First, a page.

What Are The Symptoms Of Crohn's Disease?

Signs and symptoms vary from person to person, but there are some similarities

Having cramps
Crohn's disease can cause the lining of the colon or the small intestine to look like a cobblestone street. Eva Katalin Kondoros/E+/Getty

Crohn's disease is an incurable disease of the digestive tract that, along with ulcerative colitis, is one of the main forms of inflammatory bowel disease (IBD). Crohn's disease can cause a variety of symptoms, although not all patients have every possible symptom. In addition, symptoms may be experienced differently between patients, such as the severity of abdominal pain or the frequency of diarrhea.

The common symptoms of Crohn's disease include:

  • Ulcerations in the digestive tract
  • Abdominal pain
  • Bloody diarrhea
  • Fever
  • Loss of appetite
  • Mucus in the stool

Ulceration In The Digestive Tract

Crohn's disease causes deep ulceration in the walls of the digestive tract. Diseased sections alternate with healthy tissue, causing what is often described as a "cobblestone" appearance.

The ulcers tend to appear in the same section of the digestive tract each time the condition flares up, but the inflammation could spread to other parts of the digestive tract. The disease may affect new parts of the intestine at times, especially after some diseased tissue is removed during surgery.

Abdominal Pain And Cramping

Pain from Crohn's disease may feel like cramps, aches, or sharp pains in the abdomen. In Crohn's disease, pain tends to be below the belly button and on the lower right side of the abdomen. Most cases of Crohn's disease involve the last part of the small intestine (the ileum), which is located in the lower right abdominal quadrant and along the mid-belly.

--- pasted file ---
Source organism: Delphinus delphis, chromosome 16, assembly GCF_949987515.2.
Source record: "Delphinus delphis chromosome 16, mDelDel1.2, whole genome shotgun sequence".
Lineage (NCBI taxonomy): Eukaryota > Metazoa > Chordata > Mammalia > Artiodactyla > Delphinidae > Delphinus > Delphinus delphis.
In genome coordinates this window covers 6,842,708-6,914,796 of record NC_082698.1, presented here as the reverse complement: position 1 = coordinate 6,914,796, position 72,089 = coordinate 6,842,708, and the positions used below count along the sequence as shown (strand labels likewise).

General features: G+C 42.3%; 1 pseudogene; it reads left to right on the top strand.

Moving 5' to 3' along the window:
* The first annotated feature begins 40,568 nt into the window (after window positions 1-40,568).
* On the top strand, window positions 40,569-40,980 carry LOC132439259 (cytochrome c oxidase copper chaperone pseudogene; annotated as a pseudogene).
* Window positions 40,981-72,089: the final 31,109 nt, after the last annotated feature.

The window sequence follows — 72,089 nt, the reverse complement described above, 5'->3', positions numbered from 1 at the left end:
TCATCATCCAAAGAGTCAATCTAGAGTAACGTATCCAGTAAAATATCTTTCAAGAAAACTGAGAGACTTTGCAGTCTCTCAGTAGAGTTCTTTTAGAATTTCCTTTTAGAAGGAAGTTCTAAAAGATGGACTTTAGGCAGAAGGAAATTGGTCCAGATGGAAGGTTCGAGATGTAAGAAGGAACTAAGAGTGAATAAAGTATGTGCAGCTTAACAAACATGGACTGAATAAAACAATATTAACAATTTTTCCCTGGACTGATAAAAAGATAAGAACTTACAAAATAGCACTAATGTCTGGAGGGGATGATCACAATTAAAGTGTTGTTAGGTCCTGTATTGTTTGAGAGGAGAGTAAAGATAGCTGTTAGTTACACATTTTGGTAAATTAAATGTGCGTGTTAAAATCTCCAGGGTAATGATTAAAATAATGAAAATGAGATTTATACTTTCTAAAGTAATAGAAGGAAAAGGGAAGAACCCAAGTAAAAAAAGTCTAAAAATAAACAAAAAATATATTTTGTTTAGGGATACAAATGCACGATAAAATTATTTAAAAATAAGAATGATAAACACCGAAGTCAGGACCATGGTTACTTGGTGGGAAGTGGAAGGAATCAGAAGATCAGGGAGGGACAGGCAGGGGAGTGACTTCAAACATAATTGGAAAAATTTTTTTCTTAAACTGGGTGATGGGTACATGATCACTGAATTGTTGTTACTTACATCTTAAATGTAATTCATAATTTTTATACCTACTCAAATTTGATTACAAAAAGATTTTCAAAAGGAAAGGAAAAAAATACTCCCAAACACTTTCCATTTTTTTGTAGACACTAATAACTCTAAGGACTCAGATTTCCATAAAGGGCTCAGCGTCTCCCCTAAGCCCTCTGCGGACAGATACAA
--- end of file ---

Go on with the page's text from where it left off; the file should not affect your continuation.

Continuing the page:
Many other conditions, including ulcerative colitis, can also cause abdominal pain, so this symptom alone is not necessarily useful to diagnosing Crohn's disease. Some people with Crohn's disease have very severe pain, while others do not have pain to that same degree.

Blood In The Stool

Inflammation in the digestive tract from Crohn's disease can lead to bleeding, which may be seen as blood passed in the stool.

With Crohn's disease, the blood may be within the stool and often appears thick and dark. However, this symptom is not present in all people with Crohn's disease.


Diarrhea is a common symptom of Crohn's disease, and in some cases may be the very first symptom. When the digestive tract, and especially the small intestine, is inflamed, it can result in loose stools, dehydration or nutritional deficiencies.


Crohn's disease is an inflammatory disease, which means that the body is fighting off the inflammation in the digestive tract. When the disease is actively flaring up, it could cause a fever, which may be either high- or low-grade. Fevers can also lead to night sweats and interrupted sleep, which in turn leads to daytime fatigue.

Lack of Appetite

A loss of appetite is common in people who have Crohn's disease. Not eating enough food, or not eating enough nutritious food, could ultimately lead to other signs and symptoms, such as weight loss and fatigue.

Mucus In The Stool

People with Crohn's disease may pass mucus  in their stool from time to time.

However, this sign of IBD is not as common with Crohn's disease as it is in people who have ulcerative colitis.


The Crohn's and Colitis Foundation of America. "What is Crohn’s Disease?" CCFA.org 2014. 16 Sept 2015.

The National Digestive Diseases Information Clearinghouse. "Crohn's Disease." National Institute of Diabetes and Digestive and Kidney Diseases 10 Jul 2013. 16 Sept 2015.

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